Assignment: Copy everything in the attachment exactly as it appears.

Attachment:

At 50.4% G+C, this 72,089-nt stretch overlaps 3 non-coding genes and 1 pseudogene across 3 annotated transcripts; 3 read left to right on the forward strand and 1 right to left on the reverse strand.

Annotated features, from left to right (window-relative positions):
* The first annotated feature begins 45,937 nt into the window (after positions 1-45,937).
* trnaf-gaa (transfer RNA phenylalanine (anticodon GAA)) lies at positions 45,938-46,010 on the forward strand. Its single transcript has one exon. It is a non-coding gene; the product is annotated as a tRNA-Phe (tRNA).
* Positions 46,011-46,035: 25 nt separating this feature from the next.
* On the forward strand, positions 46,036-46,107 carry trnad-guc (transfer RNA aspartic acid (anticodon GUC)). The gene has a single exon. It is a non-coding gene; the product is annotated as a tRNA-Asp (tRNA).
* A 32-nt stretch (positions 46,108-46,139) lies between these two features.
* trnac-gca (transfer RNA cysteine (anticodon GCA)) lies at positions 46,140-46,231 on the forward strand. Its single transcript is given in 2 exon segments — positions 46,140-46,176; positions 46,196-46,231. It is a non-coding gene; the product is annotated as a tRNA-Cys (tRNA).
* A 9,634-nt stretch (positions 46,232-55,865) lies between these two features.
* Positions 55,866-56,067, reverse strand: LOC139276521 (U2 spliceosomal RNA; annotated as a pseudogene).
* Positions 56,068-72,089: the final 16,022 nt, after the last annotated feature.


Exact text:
At 50.4% G+C, this 72,089-nt stretch overlaps 3 non-coding genes and 1 pseudogene across 3 annotated transcripts; 3 read left to right on the forward strand and 1 right to left on the reverse strand.

Annotated features, from left to right (window-relative positions):
* The first annotated feature begins 45,937 nt into the window (after positions 1-45,937).
* trnaf-gaa (transfer RNA phenylalanine (anticodon GAA)) lies at positions 45,938-46,010 on the forward strand. Its single transcript has one exon. It is a non-coding gene; the product is annotated as a tRNA-Phe (tRNA).
* Positions 46,011-46,035: 25 nt separating this feature from the next.
* On the forward strand, positions 46,036-46,107 carry trnad-guc (transfer RNA aspartic acid (anticodon GUC)). The gene has a single exon. It is a non-coding gene; the product is annotated as a tRNA-Asp (tRNA).
* A 32-nt stretch (positions 46,108-46,139) lies between these two features.
* trnac-gca (transfer RNA cysteine (anticodon GCA)) lies at positions 46,140-46,231 on the forward strand. Its single transcript is given in 2 exon segments — positions 46,140-46,176; positions 46,196-46,231. It is a non-coding gene; the product is annotated as a tRNA-Cys (tRNA).
* A 9,634-nt stretch (positions 46,232-55,865) lies between these two features.
* Positions 55,866-56,067, reverse strand: LOC139276521 (U2 spliceosomal RNA; annotated as a pseudogene).
* Positions 56,068-72,089: the final 16,022 nt, after the last annotated feature.